Location: Bora Bora, Society Islands
Date: July 13th – 19th, 2015
Motored out of Passe Paipai before sunrise in flat water leaving Taha’a in our wake on our twenty mile passage to what is reportedly the most beautiful island in the world. We got complacent with the flat seas and had a horrific accident just outside the pass, completely destroying THE most important piece of equipment on the boat: the French Press. NOOOOO!!! Left it sitting on the table and ran right through a ferry’s heavy wake. We weren’t sure how we’d make it the next 19 miles to Bora Bora uncaffeinated, but somehow we got through it, despite steering by hand.
Bora’s twin peaks on a central masiff rises sharply from sprawling fingers of the island. All around the island is a ring of taller motu just inside a reef. The lagoon between the island and the motu is deep and dark, and the outer lagoon is bright, clear and shallow.
We motored south through the lagoon then around the inner island of Toopua where we anchored in seven meters of clear sand as far as the eye could see and the kind of electric blue water that makes you pinch yourself and grin like and idiot. I was in the water almost before the anchor.
Took the dinghy over to the pass just south of Toopua to check out a drift dive we’d heard about. Clouds of fish greeted us, looking for hand-outs, but unfortunately I’d left my bread and multiplication worksheets back on the boat. We drifted along the pass and spotted a spotted eagle ray, then two together, then four in a group, then FIFTY in a swarm! They are usually solitary so they may have been mating. As we watched them a fifteen foot manta ray winged past us. Of course the camera was dead for this round, so you’ll have to take my spotty word on it.
It had been a rough day, what with missing pictures of the spectacular rays and the looming prospect of a morning without proper coffee so we rinsed off back at the boat and made a couple margaritas with our contraband tequila. Sat on the trampoline alone in the lagoon and played guitar. The night was so bright and the lagoon so calm you could see the reflection of the Milky Way in the water. Looked like the bright band dove into the sea and swam up to the boat. What a place.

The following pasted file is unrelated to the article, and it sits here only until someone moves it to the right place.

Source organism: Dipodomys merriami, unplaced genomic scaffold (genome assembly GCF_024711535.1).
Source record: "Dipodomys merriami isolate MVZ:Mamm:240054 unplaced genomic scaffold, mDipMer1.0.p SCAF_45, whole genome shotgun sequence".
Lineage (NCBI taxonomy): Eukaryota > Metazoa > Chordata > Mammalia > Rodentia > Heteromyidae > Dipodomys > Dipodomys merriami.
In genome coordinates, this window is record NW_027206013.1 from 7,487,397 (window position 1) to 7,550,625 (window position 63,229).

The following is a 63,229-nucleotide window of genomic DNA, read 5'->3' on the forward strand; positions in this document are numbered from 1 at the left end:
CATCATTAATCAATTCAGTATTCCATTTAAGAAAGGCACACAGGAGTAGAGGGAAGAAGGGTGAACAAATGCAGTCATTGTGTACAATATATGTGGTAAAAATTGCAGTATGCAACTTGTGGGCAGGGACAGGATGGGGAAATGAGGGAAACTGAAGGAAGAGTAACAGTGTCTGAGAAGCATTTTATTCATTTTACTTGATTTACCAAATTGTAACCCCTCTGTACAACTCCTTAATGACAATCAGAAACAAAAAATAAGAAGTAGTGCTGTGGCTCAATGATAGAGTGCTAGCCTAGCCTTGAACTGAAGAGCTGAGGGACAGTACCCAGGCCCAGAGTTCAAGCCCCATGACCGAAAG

The next day we went back and snorkeled the same spot armed with the camera. Eagle rays showed up, but not in the number of the previous day. No mantas though. Wah wah.
A few days of enjoying the lagoon and it was back to some business. We picked up our much awaited part, which necessitated a two-mile dinghy ride to the airport on an outer motu. Pretty cool to be able to dinghy up to an airport though. Installed the part and tested out our autohelm. Looks like we’re in business. Welcome back Otto! Now get to work!
The outer islands of Bora Bora are unreal. The lagoon is otherworldly blue and the motu are packed with luxury hotels masquerading as bungalows. The main island is home to regular local folk. The streets are dirt, the town is small and rough around the edges. It’s an interesting juxtaposition.
Looked at our itinerary and decided we better get moving. We’ve been three months in French Polynesia! We’re planning on heading from Bora Bora straight to Tonga with a possible stop in Nuie if weather permits. So we’re anchored off the little town getting the boat in passage making shape. We fueled, watered, provisioned, cooked meals, changed oil, and the like. It’ll be twelve days across to Tonga and we’ve been spoiled by the short-hops afforded by French Polynesia. To give you some perspective, sailing the 1200 miles from Bora to Tonga will be like traveling from Minneapolis to Miami at a brisk walking pace for two weeks. Maybe a jog if the winds are favorable. Wish us luck.
Bye-bye French Polynesia!
For folks who’d like a perspective on the distances we’ve covered here, this map overlays the country on top of a map of Europe. Pretty neat. Red = our trip aboard Tayrona.